Completing our three-part series on how to do Outside Lands like a pro, SFist brings you some tips for getting there, navigating the place, and getting out.
Unlike Coachella or a lot of other festivals around the country, Outside Lands has no onsite parking — except for bikes! — which means driving your personal vehicle there is a major headache and is not advised. Even taking an Uber/Lyft out to the vicinity, especially during the prime arrival time around 4 or 5 p.m. on Friday, is going to be painful, because priority is being given to buses — and the end of Fulton Street near the festival entrance at 36th Avenue will be an unmitigated shitshow, and you'll have to get out and walk anyway.
Best advice: Take the N-train or the 5-Fulton bus. Both will be popular choices and packed, but they are the quickest and simplest way to get your butt out to the western end of the park. Ride the N farther than you think you need to, to 25th or 30th Avenue. The only entrance to Outside Lands is about parallel with 33rd Avenue, but there are limited ways into the park, with 25th Avenue being a main road. On the north side of the park, via the 5 bus, you'll be entering at 30th Avenue, or 36th Avenue if you have VIP.
And the easiest way to get a Muni ticket is to download the MuniMobile app.
Be forewarned if you're coming from the South Bay or East Bay via BART: There are both Giants and Raiders games going on this weekend that will also impact the trains. You'll want to take BART to Civic Center and hop on the N-Judah from there.
There are also shuttle bus tickets available for those who can't deal with public transportation, and those are $48 ($19 for single-day). Shuttle buses leave from Bill Graham Civic Auditorium and go straight to the fest, and pick up up to an hour after each night's sets end.
How to get out. Getting out of this festival is not hard, but like getting in it is a bit of a schlep. WHATEVER YOU DO DON'T TRY FINDING A RIDESHARE VEHICLE. The traffic alone will drive your fare sky high, if you even find one, but the map above shows where the proper passenger loading zones are, if you insist on spending $50+ on this ride home. If you want to end up in the Castro or somewhere downtown, exiting out the south exit of the festival (toward the Sunset) is the way to go, walking up the two blocks to Judah after you exit the park — best advice is to go as far out toward the ocean as possible, say 36th Avenue or Sunset Boulevard, because when the festival lets out those first few trains heading inbound are packed, and if you're further down the line you won't get on. On the north/Fulton Street side of the park, there will be a line of Muni buses toward the end of each night. The front ones load and leave first, so walk to the front of the line. Many of these buses will be run express to Civic Center, with no stops in between, which means you're on your own from there. Some buses may let you out at McAllister and Divisadero.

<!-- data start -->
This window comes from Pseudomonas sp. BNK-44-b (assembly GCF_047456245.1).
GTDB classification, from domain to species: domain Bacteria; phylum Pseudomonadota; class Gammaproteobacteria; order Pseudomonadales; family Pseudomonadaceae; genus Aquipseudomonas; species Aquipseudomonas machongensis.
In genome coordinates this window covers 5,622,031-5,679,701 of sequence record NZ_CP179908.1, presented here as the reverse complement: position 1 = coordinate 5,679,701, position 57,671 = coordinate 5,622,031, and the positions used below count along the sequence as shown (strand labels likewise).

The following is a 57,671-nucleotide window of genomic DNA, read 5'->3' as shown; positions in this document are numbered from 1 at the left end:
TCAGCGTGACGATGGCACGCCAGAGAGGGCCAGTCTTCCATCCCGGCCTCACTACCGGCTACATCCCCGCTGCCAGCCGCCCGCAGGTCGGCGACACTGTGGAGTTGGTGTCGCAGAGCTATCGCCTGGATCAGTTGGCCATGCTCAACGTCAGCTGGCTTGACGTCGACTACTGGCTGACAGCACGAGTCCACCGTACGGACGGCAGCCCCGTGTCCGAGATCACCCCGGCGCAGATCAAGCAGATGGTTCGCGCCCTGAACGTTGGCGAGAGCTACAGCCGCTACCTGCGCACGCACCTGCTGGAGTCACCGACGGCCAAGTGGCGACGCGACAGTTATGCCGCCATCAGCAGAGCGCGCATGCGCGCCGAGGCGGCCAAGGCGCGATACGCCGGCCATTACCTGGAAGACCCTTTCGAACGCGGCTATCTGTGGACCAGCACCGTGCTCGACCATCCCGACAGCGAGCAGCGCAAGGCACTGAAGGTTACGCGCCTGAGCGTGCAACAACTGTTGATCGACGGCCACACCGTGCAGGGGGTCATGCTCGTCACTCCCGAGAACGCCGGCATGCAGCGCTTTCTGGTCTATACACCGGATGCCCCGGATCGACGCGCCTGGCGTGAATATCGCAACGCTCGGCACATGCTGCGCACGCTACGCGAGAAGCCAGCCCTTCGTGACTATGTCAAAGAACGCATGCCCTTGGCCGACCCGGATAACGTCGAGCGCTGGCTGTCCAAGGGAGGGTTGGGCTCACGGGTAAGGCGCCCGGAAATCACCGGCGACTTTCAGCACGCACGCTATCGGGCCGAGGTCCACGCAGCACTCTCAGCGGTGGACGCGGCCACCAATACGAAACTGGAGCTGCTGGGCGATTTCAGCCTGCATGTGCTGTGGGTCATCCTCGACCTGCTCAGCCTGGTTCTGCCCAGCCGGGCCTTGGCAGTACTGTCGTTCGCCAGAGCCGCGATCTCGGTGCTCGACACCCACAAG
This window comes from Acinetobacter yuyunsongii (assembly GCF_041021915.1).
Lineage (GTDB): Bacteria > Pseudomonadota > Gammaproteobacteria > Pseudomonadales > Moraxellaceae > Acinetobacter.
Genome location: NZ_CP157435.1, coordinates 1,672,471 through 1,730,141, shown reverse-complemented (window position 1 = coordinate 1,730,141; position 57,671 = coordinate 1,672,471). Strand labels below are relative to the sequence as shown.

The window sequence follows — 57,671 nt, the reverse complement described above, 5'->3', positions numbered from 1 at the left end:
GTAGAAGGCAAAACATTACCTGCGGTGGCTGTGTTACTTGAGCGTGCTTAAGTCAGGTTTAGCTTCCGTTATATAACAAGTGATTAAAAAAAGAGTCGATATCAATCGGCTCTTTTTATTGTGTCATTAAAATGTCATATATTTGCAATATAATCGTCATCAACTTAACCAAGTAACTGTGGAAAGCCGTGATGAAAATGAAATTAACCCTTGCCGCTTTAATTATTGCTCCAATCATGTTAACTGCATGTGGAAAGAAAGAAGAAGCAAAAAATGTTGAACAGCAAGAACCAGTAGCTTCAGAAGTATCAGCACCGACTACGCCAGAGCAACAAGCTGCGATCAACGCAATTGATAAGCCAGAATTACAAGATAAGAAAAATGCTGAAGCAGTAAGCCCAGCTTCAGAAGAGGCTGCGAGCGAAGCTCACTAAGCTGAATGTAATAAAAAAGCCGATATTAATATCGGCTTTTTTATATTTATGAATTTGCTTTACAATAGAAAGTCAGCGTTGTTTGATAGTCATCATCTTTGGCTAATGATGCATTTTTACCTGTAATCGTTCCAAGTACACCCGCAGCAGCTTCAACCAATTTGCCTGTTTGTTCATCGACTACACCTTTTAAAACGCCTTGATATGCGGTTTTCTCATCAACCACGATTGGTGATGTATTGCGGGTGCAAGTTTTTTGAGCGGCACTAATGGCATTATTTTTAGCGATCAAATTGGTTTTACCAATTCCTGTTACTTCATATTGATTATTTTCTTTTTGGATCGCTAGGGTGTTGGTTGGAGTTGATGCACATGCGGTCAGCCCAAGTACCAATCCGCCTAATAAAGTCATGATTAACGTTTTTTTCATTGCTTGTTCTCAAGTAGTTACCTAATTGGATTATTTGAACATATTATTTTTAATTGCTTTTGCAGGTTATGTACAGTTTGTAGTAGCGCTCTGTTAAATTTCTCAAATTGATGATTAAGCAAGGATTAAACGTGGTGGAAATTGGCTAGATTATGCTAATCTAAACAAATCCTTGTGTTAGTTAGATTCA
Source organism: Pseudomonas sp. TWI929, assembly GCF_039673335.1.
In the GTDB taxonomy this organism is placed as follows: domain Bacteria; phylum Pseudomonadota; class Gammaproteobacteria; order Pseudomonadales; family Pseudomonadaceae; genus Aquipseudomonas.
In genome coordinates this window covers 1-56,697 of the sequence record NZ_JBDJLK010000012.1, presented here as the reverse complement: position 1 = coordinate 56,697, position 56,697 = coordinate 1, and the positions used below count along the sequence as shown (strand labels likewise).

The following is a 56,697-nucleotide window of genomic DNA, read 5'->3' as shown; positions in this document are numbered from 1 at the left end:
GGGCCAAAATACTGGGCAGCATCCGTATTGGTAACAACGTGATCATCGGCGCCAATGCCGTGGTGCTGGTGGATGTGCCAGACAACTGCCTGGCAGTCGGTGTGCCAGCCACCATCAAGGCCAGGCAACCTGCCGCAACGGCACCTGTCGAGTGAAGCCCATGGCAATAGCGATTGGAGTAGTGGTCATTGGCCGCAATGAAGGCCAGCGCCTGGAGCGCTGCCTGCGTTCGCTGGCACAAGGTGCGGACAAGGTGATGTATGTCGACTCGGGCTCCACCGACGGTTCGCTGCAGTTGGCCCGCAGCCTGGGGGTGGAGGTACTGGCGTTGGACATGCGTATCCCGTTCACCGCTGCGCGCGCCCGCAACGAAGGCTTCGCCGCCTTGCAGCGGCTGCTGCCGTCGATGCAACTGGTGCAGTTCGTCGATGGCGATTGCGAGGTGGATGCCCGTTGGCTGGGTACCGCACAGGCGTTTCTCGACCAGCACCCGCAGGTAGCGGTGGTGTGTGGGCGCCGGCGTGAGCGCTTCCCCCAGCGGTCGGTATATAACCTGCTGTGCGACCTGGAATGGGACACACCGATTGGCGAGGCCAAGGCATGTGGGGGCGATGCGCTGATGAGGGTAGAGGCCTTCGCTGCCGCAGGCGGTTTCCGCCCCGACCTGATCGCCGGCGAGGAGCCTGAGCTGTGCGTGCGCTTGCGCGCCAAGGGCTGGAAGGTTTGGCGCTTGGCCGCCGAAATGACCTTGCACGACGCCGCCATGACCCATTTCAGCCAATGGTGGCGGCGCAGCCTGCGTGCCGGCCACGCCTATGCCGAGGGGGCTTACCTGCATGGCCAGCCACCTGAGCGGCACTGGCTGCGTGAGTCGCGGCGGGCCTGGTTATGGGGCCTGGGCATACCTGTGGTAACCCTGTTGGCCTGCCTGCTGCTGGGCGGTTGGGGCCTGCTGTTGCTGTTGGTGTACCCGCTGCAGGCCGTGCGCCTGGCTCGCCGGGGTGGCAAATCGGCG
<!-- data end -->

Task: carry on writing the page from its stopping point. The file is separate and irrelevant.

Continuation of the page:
You are allowed to bring in food and water. Even though there is a lot of great food to be found at Outside Lands, some of you have special needs and diets, and that's OK. You just have to know that it must be packed in a clear plastic or vinyl backpack, or a fanny pack. You can also bring up to two factory-sealed water bottles up to one liter each, or a refillable water container.
You're going to be doing a lot of walking. The footprint of this festival is enormous, the footpaths get quite dusty by Day Two, and you need to allow for travel time if you're trying to make the beginning of a particular set. From the Lands End stage at the west end of the polo field to the Twin Peaks stage at the far eastern part of the festival grounds, it's basically a ten-minute walk.
Bring extra layers. I can't stress this enough. Nights in Golden Gate Park get frigidly, fantastically cold.
Photo: Annie Lesser